Jantar publishes high quality English translations of literature written in the languages of Central and East Europe. Accompanying each text is an introduction written by an academic or critic that aims to explain the wider cultural context for the benefit of non-specialist readers.
The name jantar (pronounced yan-tarr) is the Czech and Slovak for ‘amber’. However, it was consciously borrowed in the nineteenth century, that is, during the Czech National Revival, from the Russian yantàr’ (shared also with Ukrainian). This in turn is believed to have been borrowed earlier in history from a local dialect form of the Lithuanian word giñtaras. (Lithuania is, remember, the major source of amber in Europe and a neighbour of Russia.) The word’s ultimate origin is uncertain, but it is thought to be of Finno-Ugrian origin, as attested by the Hungarian gyánta ‘resin, amber’.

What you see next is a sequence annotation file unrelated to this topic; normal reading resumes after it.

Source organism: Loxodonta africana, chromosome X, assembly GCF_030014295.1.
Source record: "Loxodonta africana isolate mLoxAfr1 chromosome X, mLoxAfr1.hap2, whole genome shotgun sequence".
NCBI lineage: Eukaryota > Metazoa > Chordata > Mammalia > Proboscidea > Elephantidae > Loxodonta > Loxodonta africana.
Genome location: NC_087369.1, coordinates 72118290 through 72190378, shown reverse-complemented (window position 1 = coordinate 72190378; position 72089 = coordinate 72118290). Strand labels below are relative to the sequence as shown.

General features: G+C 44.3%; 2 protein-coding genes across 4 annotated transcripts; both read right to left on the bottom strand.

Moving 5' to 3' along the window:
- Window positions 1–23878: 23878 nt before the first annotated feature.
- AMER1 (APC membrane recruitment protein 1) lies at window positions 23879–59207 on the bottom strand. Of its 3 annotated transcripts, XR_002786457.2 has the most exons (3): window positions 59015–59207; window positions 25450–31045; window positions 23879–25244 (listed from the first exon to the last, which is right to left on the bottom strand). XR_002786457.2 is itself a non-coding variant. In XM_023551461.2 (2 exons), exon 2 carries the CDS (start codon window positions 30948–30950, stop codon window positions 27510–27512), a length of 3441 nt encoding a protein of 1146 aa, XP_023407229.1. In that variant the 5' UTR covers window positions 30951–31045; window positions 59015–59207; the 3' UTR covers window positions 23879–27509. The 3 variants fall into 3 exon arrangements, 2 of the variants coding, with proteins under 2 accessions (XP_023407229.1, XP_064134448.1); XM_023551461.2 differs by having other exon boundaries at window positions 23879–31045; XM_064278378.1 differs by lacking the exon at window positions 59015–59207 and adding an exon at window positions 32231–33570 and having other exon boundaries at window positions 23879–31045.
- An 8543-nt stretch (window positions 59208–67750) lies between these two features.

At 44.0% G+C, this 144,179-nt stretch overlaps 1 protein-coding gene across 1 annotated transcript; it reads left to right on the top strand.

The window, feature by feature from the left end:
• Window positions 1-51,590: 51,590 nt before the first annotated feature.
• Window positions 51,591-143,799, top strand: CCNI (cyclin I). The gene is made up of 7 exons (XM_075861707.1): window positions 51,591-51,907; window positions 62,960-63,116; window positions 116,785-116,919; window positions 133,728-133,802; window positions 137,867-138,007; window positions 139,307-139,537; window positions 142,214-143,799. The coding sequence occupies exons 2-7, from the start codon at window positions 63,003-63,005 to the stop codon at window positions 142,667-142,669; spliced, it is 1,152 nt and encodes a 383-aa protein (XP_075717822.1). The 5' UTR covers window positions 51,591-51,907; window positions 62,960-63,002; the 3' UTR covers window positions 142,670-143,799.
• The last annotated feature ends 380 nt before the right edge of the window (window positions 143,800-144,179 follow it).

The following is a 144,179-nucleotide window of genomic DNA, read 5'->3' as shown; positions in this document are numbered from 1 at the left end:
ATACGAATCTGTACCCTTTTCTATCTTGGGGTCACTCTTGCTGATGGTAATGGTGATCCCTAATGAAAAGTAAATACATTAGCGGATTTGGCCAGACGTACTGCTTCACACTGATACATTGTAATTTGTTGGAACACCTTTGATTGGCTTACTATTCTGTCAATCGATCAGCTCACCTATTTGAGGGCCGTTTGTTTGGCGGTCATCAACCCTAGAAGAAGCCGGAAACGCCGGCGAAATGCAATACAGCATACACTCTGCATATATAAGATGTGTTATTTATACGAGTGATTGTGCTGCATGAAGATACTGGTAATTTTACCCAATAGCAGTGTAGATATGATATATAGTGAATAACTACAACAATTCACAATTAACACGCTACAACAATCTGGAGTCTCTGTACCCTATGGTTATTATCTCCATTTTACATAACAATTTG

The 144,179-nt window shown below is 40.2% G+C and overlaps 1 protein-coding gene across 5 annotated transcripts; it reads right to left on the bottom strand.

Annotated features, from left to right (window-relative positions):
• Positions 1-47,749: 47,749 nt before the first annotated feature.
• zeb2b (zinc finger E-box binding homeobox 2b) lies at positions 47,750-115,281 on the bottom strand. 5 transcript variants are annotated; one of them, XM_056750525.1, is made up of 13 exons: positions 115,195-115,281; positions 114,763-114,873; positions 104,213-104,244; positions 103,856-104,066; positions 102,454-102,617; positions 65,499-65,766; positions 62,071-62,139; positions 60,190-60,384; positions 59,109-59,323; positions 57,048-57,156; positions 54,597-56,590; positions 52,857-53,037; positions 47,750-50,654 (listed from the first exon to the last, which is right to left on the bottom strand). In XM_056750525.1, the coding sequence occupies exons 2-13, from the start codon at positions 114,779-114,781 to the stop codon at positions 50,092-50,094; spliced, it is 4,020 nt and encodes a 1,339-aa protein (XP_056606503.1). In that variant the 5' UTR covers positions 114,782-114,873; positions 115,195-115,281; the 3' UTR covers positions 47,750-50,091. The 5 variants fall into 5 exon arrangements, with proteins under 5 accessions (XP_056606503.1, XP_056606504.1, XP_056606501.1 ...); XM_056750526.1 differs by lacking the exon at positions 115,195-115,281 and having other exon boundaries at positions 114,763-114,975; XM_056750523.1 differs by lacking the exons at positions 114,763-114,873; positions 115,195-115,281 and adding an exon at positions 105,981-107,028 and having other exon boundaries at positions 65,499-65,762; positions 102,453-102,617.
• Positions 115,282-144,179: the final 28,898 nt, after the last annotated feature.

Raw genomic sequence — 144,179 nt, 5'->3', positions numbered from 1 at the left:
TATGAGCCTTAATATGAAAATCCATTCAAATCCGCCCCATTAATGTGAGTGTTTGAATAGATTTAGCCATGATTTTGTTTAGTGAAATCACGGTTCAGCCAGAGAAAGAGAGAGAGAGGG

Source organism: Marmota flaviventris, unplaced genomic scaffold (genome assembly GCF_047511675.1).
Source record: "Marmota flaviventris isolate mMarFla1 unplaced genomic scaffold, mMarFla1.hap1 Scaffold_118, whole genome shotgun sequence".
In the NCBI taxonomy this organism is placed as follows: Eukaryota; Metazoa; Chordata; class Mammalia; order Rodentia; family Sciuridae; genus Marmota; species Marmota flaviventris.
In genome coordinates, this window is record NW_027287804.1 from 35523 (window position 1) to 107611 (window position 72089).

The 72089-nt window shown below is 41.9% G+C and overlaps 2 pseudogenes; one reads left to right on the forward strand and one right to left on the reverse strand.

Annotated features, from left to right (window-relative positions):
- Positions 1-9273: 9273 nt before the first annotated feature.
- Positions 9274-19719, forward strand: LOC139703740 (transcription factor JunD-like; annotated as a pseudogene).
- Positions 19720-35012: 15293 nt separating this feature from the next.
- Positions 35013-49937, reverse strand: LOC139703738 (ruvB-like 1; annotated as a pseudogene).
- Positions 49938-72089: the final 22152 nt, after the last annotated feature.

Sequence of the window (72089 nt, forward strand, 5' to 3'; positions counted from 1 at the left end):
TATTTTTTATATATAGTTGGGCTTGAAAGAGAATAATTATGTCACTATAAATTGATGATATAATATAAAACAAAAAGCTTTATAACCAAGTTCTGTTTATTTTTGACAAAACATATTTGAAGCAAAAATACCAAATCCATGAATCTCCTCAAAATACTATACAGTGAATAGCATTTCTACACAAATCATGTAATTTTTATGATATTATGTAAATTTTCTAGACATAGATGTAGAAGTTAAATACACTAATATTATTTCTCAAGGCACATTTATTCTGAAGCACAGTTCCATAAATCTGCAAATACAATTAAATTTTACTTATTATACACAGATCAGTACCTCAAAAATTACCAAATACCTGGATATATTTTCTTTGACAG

This geographical spread goes rather well with our aspiration to publish a variety of Central and East European works of literature that are in their way ‘trapped in amber’ and awaiting discovery.
Jantar Publishing aims to publish a variety of Central and East European works of literature that are in their way ‘trapped in amber’ and awaiting discovery.
by Jan Křesadlo
A new and revised edition of Křesadlo's prizewinning first novel, published in 1984 by ‘68 Publishers.
by Jiří Pehe
A novel about the twentieth century that begins when time was linear and ended when the notion of progress was less well defined.
by Karel Jaromír Erben
A Czech and English bilingual edition of Erben's famous collection of thirteen poems based on slavonic legends